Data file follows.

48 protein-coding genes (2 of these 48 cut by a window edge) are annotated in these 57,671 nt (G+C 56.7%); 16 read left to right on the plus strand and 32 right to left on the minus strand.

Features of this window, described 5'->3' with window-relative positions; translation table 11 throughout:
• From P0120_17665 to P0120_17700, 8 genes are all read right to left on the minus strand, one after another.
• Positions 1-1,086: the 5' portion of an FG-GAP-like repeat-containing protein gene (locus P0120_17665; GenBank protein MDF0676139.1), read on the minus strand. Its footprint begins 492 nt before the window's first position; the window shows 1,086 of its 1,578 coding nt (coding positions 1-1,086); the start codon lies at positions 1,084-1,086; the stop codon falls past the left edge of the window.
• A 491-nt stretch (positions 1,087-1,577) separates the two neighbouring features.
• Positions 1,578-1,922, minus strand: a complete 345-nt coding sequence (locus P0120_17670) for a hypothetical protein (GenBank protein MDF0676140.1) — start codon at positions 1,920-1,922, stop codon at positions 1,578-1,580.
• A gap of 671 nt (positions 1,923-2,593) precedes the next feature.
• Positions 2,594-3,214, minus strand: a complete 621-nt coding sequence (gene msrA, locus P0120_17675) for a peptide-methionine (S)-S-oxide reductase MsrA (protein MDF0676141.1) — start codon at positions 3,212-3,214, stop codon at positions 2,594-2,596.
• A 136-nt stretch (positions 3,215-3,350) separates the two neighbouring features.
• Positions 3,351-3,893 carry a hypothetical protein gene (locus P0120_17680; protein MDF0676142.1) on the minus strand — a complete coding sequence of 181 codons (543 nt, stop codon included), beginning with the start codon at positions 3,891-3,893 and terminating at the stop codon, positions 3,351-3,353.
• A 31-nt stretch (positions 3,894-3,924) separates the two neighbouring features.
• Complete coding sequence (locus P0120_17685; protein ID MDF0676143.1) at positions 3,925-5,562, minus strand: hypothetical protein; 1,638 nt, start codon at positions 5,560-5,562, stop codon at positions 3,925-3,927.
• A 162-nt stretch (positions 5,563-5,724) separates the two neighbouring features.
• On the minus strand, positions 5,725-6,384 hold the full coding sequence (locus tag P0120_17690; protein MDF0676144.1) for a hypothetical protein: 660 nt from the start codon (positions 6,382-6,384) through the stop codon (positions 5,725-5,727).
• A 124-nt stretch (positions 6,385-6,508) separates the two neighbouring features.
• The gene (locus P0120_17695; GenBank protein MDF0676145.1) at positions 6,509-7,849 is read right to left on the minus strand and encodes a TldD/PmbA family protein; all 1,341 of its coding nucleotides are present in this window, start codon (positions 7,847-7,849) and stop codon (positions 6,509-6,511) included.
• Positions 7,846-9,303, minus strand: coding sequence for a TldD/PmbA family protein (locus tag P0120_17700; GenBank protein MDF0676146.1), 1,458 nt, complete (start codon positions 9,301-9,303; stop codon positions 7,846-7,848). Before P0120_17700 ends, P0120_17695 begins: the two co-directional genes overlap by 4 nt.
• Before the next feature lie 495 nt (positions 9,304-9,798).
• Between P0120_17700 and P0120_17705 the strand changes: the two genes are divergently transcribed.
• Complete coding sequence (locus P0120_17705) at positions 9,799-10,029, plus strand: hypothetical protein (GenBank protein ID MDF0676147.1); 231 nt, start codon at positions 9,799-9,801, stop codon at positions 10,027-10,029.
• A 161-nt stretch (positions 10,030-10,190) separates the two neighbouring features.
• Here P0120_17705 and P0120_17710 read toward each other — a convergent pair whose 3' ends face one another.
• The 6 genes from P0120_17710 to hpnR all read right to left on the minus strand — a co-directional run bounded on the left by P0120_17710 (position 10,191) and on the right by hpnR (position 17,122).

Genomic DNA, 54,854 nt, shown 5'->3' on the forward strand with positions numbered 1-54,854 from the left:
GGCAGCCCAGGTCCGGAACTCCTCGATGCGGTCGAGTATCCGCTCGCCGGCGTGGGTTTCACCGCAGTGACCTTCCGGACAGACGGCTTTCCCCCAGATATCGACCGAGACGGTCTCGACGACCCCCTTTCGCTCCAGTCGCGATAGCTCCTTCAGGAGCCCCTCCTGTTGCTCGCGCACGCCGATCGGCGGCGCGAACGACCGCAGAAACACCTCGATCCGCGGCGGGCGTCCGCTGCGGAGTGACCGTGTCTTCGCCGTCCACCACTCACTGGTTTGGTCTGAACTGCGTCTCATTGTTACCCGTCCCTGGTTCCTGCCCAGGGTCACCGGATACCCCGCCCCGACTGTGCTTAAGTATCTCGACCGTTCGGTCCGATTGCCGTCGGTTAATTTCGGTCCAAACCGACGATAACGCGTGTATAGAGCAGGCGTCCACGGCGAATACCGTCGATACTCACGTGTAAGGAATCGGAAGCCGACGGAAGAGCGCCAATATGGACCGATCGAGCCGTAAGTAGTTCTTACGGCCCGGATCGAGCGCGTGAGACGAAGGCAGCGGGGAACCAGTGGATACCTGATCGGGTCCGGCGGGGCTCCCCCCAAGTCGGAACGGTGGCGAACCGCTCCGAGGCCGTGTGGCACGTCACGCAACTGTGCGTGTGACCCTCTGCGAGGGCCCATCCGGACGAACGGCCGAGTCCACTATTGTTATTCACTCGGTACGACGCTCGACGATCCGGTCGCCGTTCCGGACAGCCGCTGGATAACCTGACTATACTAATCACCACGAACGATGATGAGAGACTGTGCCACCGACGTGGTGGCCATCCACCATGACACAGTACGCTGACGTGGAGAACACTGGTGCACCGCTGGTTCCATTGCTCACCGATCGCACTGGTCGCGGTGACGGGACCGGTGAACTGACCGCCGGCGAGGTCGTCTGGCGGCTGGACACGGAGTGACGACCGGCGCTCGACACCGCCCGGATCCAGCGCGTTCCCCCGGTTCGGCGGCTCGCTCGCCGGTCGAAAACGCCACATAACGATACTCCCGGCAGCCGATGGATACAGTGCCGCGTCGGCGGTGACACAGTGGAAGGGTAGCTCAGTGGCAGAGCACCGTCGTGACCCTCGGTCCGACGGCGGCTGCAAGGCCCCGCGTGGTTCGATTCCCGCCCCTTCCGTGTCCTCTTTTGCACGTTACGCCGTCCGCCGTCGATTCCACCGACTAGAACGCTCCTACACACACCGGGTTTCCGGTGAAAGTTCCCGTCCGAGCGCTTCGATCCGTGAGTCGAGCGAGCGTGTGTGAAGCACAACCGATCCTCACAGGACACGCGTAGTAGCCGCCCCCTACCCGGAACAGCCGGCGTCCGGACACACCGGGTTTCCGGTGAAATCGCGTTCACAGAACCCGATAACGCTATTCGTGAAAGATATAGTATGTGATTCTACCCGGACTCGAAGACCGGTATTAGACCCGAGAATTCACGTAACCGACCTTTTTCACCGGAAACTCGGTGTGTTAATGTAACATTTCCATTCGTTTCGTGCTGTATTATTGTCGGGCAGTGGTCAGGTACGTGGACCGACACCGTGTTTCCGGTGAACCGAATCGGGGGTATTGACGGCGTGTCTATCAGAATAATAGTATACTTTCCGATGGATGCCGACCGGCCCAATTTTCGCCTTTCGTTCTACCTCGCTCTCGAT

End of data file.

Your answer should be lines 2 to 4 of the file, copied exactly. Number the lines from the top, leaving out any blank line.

Features of this window, described 5'->3' with window-relative positions; translation table 11 throughout:
• From P0120_17665 to P0120_17700, 8 genes are all read right to left on the minus strand, one after another.
• Positions 1-1,086: the 5' portion of an FG-GAP-like repeat-containing protein gene (locus P0120_17665; GenBank protein MDF0676139.1), read on the minus strand. Its footprint begins 492 nt before the window's first position; the window shows 1,086 of its 1,578 coding nt (coding positions 1-1,086); the start codon lies at positions 1,084-1,086; the stop codon falls past the left edge of the window.